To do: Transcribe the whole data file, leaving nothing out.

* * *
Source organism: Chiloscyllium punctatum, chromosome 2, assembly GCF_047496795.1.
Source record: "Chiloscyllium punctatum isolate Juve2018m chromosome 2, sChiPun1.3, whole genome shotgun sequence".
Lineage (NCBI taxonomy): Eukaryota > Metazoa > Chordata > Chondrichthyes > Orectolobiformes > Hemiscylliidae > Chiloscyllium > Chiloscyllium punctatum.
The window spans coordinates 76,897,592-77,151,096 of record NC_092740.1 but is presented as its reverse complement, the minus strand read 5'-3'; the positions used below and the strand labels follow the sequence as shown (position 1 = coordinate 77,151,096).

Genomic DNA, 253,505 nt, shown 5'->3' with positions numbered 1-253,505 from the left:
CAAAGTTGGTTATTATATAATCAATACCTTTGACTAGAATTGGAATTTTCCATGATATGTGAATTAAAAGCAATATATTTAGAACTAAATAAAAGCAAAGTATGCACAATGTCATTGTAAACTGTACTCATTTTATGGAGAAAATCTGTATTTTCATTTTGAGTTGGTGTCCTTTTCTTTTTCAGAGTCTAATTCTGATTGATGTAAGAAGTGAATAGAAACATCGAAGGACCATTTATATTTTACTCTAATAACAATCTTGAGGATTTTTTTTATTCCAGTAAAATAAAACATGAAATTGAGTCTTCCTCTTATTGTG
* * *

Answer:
Source organism: Chiloscyllium punctatum, chromosome 2, assembly GCF_047496795.1.
Source record: "Chiloscyllium punctatum isolate Juve2018m chromosome 2, sChiPun1.3, whole genome shotgun sequence".
Lineage (NCBI taxonomy): Eukaryota > Metazoa > Chordata > Chondrichthyes > Orectolobiformes > Hemiscylliidae > Chiloscyllium > Chiloscyllium punctatum.
The window spans coordinates 76,897,592-77,151,096 of record NC_092740.1 but is presented as its reverse complement, the minus strand read 5'-3'; the positions used below and the strand labels follow the sequence as shown (position 1 = coordinate 77,151,096).

Genomic DNA, 253,505 nt, shown 5'->3' with positions numbered 1-253,505 from the left:
CAAAGTTGGTTATTATATAATCAATACCTTTGACTAGAATTGGAATTTTCCATGATATGTGAATTAAAAGCAATATATTTAGAACTAAATAAAAGCAAAGTATGCACAATGTCATTGTAAACTGTACTCATTTTATGGAGAAAATCTGTATTTTCATTTTGAGTTGGTGTCCTTTTCTTTTTCAGAGTCTAATTCTGATTGATGTAAGAAGTGAATAGAAACATCGAAGGACCATTTATATTTTACTCTAATAACAATCTTGAGGATTTTTTTTATTCCAGTAAAATAAAACATGAAATTGAGTCTTCCTCTTATTGTG